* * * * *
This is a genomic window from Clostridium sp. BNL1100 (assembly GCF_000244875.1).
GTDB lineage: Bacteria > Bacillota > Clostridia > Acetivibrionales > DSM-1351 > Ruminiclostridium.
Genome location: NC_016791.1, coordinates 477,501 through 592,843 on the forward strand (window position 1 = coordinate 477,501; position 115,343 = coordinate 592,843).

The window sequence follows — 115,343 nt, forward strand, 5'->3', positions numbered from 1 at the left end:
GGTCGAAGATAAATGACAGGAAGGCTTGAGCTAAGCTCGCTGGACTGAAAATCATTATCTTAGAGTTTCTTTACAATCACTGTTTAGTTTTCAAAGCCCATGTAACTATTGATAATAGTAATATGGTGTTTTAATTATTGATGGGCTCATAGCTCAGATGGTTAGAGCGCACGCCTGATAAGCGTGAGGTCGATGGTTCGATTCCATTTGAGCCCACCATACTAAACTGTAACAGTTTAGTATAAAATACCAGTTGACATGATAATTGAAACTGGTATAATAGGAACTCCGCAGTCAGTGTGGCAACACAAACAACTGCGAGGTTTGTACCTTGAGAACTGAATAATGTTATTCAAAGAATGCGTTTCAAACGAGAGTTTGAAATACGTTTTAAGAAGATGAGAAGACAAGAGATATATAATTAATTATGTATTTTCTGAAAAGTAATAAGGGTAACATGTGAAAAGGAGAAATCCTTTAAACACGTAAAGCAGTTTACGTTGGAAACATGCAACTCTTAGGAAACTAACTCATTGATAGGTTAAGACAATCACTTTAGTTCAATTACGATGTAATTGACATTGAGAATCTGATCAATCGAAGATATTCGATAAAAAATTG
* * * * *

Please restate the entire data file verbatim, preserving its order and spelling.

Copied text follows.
This is a genomic window from Clostridium sp. BNL1100 (assembly GCF_000244875.1).
GTDB lineage: Bacteria > Bacillota > Clostridia > Acetivibrionales > DSM-1351 > Ruminiclostridium.
Genome location: NC_016791.1, coordinates 477,501 through 592,843 on the forward strand (window position 1 = coordinate 477,501; position 115,343 = coordinate 592,843).

The window sequence follows — 115,343 nt, forward strand, 5'->3', positions numbered from 1 at the left end:
GGTCGAAGATAAATGACAGGAAGGCTTGAGCTAAGCTCGCTGGACTGAAAATCATTATCTTAGAGTTTCTTTACAATCACTGTTTAGTTTTCAAAGCCCATGTAACTATTGATAATAGTAATATGGTGTTTTAATTATTGATGGGCTCATAGCTCAGATGGTTAGAGCGCACGCCTGATAAGCGTGAGGTCGATGGTTCGATTCCATTTGAGCCCACCATACTAAACTGTAACAGTTTAGTATAAAATACCAGTTGACATGATAATTGAAACTGGTATAATAGGAACTCCGCAGTCAGTGTGGCAACACAAACAACTGCGAGGTTTGTACCTTGAGAACTGAATAATGTTATTCAAAGAATGCGTTTCAAACGAGAGTTTGAAATACGTTTTAAGAAGATGAGAAGACAAGAGATATATAATTAATTATGTATTTTCTGAAAAGTAATAAGGGTAACATGTGAAAAGGAGAAATCCTTTAAACACGTAAAGCAGTTTACGTTGGAAACATGCAACTCTTAGGAAACTAACTCATTGATAGGTTAAGACAATCACTTTAGTTCAATTACGATGTAATTGACATTGAGAATCTGATCAATCGAAGATATTCGATAAAAAATTG